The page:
Decorating in a vintage style also means that you can indulge your urge to dig deep at yard sales and flea markets. Or, if we’re being honest, the desire to pull over to the side of the road and drag that old chest of drawers home with you. As you’re huffing and sweating while lugging an old cabinet over to your car, think about how beautiful this is going to look with a coat or two of chalk paint on it. It’s well worth the stares of the of the rubberneckers, driving slowly by and shaking their heads at your foraging. What do they know? They are probably the sort of people whose backyards lack any charm or personality.

Bear in mind that you aren’t bound by any rule that says your vintage look has to be authentic. There are plenty of reproduction options available for just about any style at just about any large home décor store. Not everyone cares to strip and paint old pieces of furniture, so go with whatever suits your level of involvement or skill.

Whether you go for authentic, refurbished or reproduction, here are some ideas to get you started.

Embellish what you have with vintage items or pieces: Old pieces of ornate trim, ironwork or vintage fittings and hardware can be added to your existing structures such as walls, gates and fences. Use reclaimed brick or stone for edging. Old doorknobs or hooks can be used on fences or walls to create anchors for hanging small pots of herbs or flowers. Old doors can be added to archways or openings and painted a bright colour.

Repurpose items: If you have old gardening equipment, furniture, pots or even bowls, these can be repurposed to add a bit of style to your backyard space. Glass jars can become hurricane lamps with a candle inside, great for breezy nights. A wooden ladder can be turned in to a garden display or rack for small planters. Turn a wheelbarrow into a garden bed. Old metal colanders make pretty planters with built in drainage and handles, so they can be hung. Metal bird cages or other cages can be turned into hanging planters, or used as an accent in a garden bed.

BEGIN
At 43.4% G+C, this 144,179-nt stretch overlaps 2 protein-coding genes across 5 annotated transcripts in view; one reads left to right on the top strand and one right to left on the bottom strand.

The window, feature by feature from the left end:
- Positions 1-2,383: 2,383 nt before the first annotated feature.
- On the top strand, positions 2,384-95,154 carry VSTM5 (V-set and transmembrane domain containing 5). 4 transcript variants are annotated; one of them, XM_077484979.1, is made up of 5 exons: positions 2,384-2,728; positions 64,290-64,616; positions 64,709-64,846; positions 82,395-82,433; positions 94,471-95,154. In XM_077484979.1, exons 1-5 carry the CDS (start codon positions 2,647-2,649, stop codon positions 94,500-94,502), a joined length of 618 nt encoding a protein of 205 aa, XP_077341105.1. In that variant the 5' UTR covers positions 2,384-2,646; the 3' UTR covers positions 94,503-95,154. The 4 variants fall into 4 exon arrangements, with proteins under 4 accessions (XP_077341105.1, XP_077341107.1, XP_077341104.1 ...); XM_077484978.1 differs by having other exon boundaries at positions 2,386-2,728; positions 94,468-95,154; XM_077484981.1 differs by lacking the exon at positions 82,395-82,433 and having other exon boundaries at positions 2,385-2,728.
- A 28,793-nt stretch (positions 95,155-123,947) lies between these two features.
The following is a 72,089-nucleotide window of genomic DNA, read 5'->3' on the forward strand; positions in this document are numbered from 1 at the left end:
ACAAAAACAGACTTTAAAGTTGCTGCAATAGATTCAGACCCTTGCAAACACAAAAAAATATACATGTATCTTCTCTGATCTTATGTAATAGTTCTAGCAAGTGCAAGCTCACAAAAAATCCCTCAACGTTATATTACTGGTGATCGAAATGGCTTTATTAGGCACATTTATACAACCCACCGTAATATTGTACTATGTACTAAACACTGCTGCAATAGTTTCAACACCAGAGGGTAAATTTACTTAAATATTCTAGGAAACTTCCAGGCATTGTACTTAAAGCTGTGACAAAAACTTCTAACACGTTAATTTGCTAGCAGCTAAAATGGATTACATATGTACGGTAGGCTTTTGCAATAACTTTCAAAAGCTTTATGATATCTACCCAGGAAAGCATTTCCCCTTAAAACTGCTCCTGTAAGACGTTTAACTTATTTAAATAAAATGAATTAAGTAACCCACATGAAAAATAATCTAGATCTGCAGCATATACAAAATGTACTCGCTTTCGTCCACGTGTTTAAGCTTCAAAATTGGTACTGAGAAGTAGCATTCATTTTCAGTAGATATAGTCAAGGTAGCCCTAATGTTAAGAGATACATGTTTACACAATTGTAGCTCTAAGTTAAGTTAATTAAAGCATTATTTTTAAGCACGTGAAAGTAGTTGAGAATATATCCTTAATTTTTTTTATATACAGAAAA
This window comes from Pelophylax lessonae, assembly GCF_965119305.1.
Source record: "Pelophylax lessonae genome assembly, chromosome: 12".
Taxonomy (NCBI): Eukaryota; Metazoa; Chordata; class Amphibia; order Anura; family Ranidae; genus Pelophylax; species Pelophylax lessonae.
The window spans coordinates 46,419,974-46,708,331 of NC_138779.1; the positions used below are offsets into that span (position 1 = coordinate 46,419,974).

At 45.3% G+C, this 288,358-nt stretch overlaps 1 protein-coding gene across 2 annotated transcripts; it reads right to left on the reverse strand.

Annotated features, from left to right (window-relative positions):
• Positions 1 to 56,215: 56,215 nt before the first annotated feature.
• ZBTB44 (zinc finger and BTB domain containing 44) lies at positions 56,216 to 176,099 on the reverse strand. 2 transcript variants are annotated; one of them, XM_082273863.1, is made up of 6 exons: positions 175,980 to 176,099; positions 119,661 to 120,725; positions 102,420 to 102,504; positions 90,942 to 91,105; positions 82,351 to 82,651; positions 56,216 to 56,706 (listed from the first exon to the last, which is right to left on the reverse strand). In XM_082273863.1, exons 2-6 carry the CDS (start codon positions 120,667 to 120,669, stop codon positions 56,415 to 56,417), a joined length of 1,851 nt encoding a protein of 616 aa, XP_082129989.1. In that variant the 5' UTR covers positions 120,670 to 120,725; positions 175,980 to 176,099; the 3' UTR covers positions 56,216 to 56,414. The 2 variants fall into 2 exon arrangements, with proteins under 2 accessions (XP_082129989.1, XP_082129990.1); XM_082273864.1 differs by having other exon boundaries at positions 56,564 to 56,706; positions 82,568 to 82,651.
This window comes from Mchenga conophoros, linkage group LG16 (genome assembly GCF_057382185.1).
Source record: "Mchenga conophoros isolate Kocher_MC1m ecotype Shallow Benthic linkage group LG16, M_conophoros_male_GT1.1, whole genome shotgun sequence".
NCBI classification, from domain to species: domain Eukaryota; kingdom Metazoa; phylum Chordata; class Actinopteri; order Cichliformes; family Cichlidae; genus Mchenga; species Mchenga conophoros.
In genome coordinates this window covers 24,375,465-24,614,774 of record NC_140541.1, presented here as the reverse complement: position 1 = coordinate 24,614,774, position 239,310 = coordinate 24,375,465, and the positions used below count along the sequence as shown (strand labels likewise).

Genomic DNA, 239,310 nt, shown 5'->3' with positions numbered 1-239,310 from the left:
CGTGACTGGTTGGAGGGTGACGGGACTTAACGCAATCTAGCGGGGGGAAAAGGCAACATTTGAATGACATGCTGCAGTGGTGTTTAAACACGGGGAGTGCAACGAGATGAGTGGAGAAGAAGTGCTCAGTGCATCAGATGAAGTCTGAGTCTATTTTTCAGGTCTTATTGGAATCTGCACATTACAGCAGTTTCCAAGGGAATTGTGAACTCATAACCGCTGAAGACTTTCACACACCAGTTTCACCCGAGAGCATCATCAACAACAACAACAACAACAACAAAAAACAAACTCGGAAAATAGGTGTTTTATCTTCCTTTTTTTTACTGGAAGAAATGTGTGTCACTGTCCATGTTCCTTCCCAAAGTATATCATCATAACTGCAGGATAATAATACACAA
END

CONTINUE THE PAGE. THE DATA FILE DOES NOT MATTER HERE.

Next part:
Add new objects: If you are adding new furnishings and décor, always keep in mind the vintage style that you decided on, as well as your colour palette. Look for fabrics, cushions and outdoor rugs with the right vintage feel or tone. Think about the structure of the furniture in relation to the time you are trying to emulate. Ornate, wooden benches won’t give you that mid-century feel, but they will add beautifully to a farmhouse backyard. If you can’t find what you are looking for locally, check online. Even many local hardware stores now have a larger selection online than they do in-store, so it’s always worth a browse to see if that one thing you really want is out there somewhere. Remember, if you are adding furniture, to add a stain guard or protector to the fabrics, and cover or store them during bad weather and over the winter.

Don’t forget lighting: While not a concern during the day, in the evening and at night your outdoor lighting will have a major impact on the look of your space. If you have a pergola or other overhang, consider using some string lights to add a beautiful glow. Glass jars can also be used here, hanging with battery-operated candles in them. If you are lucky enough to have a large tree to sit under, hang some beautiful lights from the branches. String lights now come in a wide variety of styles, from vintage Edison-style lights, to bright and colourful shapes, and even wrap lights for covering tree trunks or walls and fences. Always think of the function of the space when you are considering lighting. You may want something a little brighter near your cooking or bartending areas, and something softer and more cozy around your eating and conversation spaces.

Finally, before you begin your backyard beautification, go back to the beginning and write down the the vintage style you’ve chosen, the main features that you want to add to your space, and the colours you’ve chosen. Keep this with you whenever you are shopping, planning or even just hauling an curbside treasure back to your car. With a bit of planning, you’ll have a beautiful outdoor space that your friends and neighbours will love to visit.

“Oh this?” you’ll say, “It was nothing. It just sort of came together.”  

 

 

Header credit: Bigstock/seagames50

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Intro credit: Bigstock/HalfPoint

Intro caption: There is more than one ‘vintage’ style; you may prefer a particular era, or a particular look such as farmhouse-style, or to create your own mix-and-match as your heart desires.